While the unpredictability of printmaking can provide surprising rewards, exploring a diverse range of chemical reactions and their impact on the colors is very intriguing.
During the “red” phase of my Color Investigation in Intaglio project the bright red hue that comes out of the 1 Lb. Block Print Sunburst Red no. 2656B starts oxidizing the copper as soon as it is applied to the plate and the ‘red’ turns into a brownish rusty shade.
At first, upon noticing ow the print lost line and shape definition because of the stiffness of the ink, I added Easy Wipe. It helped making it easier to wipe the plate and achieve more contrast. However, the more Easy Wipe I applied to the ink the more it oxidized (see images above).
I am familiar with oxidation in cooking, particularly when using fresh apples on salads and pies. In that case, a few drops of lemon would stall the oxidation process. So, just for the sake of experimenting, I rubbed some lemon drops on the plate and slightly wiped it with tissue paper: it showed minimal results. I also tried to add some lemon directly to the ink, but that somehow seemed to increase oxidation and the ‘red’ ink got more brownish.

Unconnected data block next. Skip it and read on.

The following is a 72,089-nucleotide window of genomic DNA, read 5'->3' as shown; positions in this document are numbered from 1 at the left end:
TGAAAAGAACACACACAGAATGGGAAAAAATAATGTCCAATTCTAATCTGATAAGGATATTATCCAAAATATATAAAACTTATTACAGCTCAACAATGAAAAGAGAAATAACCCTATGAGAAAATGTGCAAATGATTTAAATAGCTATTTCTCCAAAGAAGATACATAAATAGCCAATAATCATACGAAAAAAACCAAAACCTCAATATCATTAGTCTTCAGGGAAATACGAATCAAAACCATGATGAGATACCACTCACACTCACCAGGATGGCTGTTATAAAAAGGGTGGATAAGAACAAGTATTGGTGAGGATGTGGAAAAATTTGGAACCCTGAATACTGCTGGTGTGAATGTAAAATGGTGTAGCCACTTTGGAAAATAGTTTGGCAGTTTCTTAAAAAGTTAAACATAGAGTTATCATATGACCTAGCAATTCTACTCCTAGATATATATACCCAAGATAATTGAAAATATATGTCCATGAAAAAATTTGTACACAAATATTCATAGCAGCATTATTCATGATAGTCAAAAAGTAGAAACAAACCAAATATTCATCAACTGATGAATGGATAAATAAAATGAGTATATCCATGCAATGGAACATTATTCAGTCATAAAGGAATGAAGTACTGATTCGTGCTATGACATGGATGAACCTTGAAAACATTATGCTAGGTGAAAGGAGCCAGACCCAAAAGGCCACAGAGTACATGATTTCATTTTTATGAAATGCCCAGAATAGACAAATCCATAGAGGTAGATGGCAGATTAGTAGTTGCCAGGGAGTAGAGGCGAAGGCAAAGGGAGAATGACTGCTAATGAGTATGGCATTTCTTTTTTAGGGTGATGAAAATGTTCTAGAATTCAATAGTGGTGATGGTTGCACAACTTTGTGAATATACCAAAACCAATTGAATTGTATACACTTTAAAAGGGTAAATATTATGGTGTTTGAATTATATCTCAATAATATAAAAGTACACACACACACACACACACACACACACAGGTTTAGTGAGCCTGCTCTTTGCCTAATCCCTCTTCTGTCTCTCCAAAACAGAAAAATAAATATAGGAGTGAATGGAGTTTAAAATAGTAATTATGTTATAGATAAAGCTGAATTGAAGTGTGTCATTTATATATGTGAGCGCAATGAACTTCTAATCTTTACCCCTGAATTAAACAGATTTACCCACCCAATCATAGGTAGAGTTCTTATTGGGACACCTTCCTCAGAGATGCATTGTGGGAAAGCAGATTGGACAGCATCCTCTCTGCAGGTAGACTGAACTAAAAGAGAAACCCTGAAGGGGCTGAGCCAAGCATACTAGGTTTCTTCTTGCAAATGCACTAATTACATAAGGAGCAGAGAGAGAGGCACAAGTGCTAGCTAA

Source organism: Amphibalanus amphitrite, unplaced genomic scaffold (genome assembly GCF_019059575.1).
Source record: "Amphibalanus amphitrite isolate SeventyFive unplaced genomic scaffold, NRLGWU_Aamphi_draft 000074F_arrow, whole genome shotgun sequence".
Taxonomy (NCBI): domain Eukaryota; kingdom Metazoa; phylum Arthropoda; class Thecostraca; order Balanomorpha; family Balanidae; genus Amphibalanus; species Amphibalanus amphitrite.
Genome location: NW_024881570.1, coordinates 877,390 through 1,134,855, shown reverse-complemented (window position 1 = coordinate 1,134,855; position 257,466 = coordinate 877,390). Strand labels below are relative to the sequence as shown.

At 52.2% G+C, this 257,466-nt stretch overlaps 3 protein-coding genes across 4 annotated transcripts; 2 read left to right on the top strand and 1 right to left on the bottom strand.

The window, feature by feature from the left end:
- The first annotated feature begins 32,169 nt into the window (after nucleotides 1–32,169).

Vinegar was also applied directly to the plate with and it seemed not to stop or even delay the oxidation. I tried it with another ‘block’ red ink, Cardinal Red, much stiffer than Sunburst Red, and the result consistently was a purple, very close to grape juice.
At this point, the lesson is that: in printmaking what you see at first is not what you get. Do not trust the first impression and just let its universe run freely.